Dalston Curve Garden – Go See

Dalston Curve Garden
The Enrico Shoe - Dalston Curve Garden

Dalston Curve Garden – Go See

What can we say about Dalston? It’s loud. It’s busy. Yeah yeah, we know.

But in an urban space, there’s one thing we Londoners pine for – a little sanctuary, an escape from city life. Cue The Dalston Curve Garden. One of our most favourite places in London, we caught up with the team to find out more about this slice of urban paradise.

Dalston Curve Garden
Dalston Curve Garden

HUDSON: How long has the Dalston Curve Garden been around?
Marie: The Curve Garden opened to the public in 2010. The Garden emerged out of a project called “Making Space in Dalston’ that brought local cultural, community and campaigning groups together with the London Development Agency, Hackney Council, J&L Gibbons Landscape architects and Muf Architects. It was created on an old railway line and our number one purpose then and now was to offer much needed green ‘breathing space’ in a built up area where few people have their own garden.

Dalston Curve Garden
The Zair Loafer – Dalston Curve Garden

HUDSON: How would you describe the garden to those that haven’t been?
Marie: When you step through the little door it really does feel like you are a world away from the hustle and bustle of busy Dalston Lane! Its full of trees, flowers, vegetables and herbs, lots of comfy sofas, beanbags, blankets and hot-water bottles, fairy-lights and lanterns, a lovely wooden pavilion and our ‘Pineapple House’ greenhouse for shelter, The whole space is packed full of art & design – carved breeze block ‘gargoyles’, recycled juice carton bird-feeders, giant paper ‘vegetable’ lanterns –  most of it made by Hackney residents of all ages. Most people leave the Garden feeling more relaxed! There is a year-round programme of events and activities so that even in the depth of winter, there’s something to see or join in to cheer you up.

HUDSON: It seems like a real hub of activity! Do you have a diverse range of people visiting the garden?
Marie: Absolutely. This week, for instance, we’ve had young people studying for their exams, parents with babies and toddlers, children playing after school, our local primary school sowing seeds. We get people who work nearby coming for picnic lunches, our weekly music group for adults with learning disabilities, friends meeting for drinks, people reading, relaxing in among the flowers – the list could go on!

Dalston eastern curve garden
The Fiji shoe – Dalston Curve Garden

HUDSON: What’s the strangest or funniest thing you’ve come across during the time you’ve been open?
Marie: What a great question! Every day brings strange and funny things to the garden – that’s one of the many reasons I love it here so much. Some of my own favourites have been Charlie the parrot, our resident rabbits (sadly no longer with us) who used to run wild here, an amazing display of giant birds of prey – the list is endless…

HUDSON: Do you have any special events coming up?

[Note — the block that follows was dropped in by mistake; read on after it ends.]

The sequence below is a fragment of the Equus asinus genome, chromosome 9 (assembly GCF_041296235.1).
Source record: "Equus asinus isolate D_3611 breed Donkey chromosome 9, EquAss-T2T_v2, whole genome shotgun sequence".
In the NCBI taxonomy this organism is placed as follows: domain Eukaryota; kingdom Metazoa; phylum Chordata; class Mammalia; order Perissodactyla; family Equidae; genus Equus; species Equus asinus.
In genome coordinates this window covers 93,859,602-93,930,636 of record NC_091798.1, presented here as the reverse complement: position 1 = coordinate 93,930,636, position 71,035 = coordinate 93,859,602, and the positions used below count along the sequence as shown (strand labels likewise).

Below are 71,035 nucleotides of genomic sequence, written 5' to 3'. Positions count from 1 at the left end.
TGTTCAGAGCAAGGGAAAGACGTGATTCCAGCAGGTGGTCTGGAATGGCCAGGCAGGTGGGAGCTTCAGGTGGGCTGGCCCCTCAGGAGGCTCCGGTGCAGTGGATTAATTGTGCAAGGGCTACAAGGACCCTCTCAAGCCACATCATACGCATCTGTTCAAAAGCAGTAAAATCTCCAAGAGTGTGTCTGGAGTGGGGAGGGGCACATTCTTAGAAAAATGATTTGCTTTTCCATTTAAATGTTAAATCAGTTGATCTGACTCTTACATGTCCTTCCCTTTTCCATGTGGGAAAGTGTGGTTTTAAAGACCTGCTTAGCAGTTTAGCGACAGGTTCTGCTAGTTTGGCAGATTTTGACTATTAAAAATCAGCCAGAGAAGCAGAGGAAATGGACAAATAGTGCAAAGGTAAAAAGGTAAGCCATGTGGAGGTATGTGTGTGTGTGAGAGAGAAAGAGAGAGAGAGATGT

Marie: On the weekend of 20th and 21st May we launch our Chelsea Fringe event ‘Shout out for Green Spaces’. Over two afternoons of workshops people can make a ‘placard’ to add to our giant artwork which will grow over the weekend. On Saturday 27th May we have our ‘Dalston Flower Show for Children’ as part of the Dalston Children’s Festival and then activities for 4 afternoons in half-term. Our Woodburner acoustic Tuesday nights start again in June, and although a long way away, a definite save the date is our Annual Pumpkin Carving Festival in October.

Dalston Curve Garden
The Kraden Espadrille – Dalston Curve Gardens

HUDSON: How has Dalston changed over the past few years?
Marie: Beyond recognition in many ways, in some ways, not at all! Positives for me are that Ridley Road Market and long-standing family businesses like Sound & Music are still hanging on, my own favourite much-loved Hackney Peace Carnival Mural was restored, and despite what sometimes feels like an onslaught of development, the community activism, amazing energy, brilliant mix of people is all still here.

HUDSON: You’ve got a dedicated team of volunteers. What do they do and can people get involved?
Marie: We have a fantastic group of volunteers. They can get involved with all aspects of the Garden, but one of the main ways to get involved is to join in one of our weekly Saturday afternoon gardening sessions, to learn about gardening, grow herbs and vegetables and look after our plants. Everyone is welcome even if they have never gardened before.

Dalston Curve Garden
The Pansy Sandal – Dalston Curve Garden

HUDSON: The Dalston Curve Garden is currently at risk of closure due to ‘redevelopment’ plans issued by the council. The deadline has passed but is there any way to get involved and help the fight to keep you open?
Marie: The first stage of Hackney Councils consultation about the future of the land around Ashwin Street, including part of the Garden has now finished. Hundreds of people wrote to the Mayor of Hackney and the planning department to tell them how much they value the Curve Garden and the Council are now analysing all the responses. We will keep everyone updated on what happens next if they follow us on Facebook or Twitter.

Pay a visit:
Dalston Curve Garden, 13 Dalston Ln, London E8 3DF
Nearest Tube: Dalston Junction
Map: Click here

Leave a Reply

Your email address will not be published. Required fields are marked *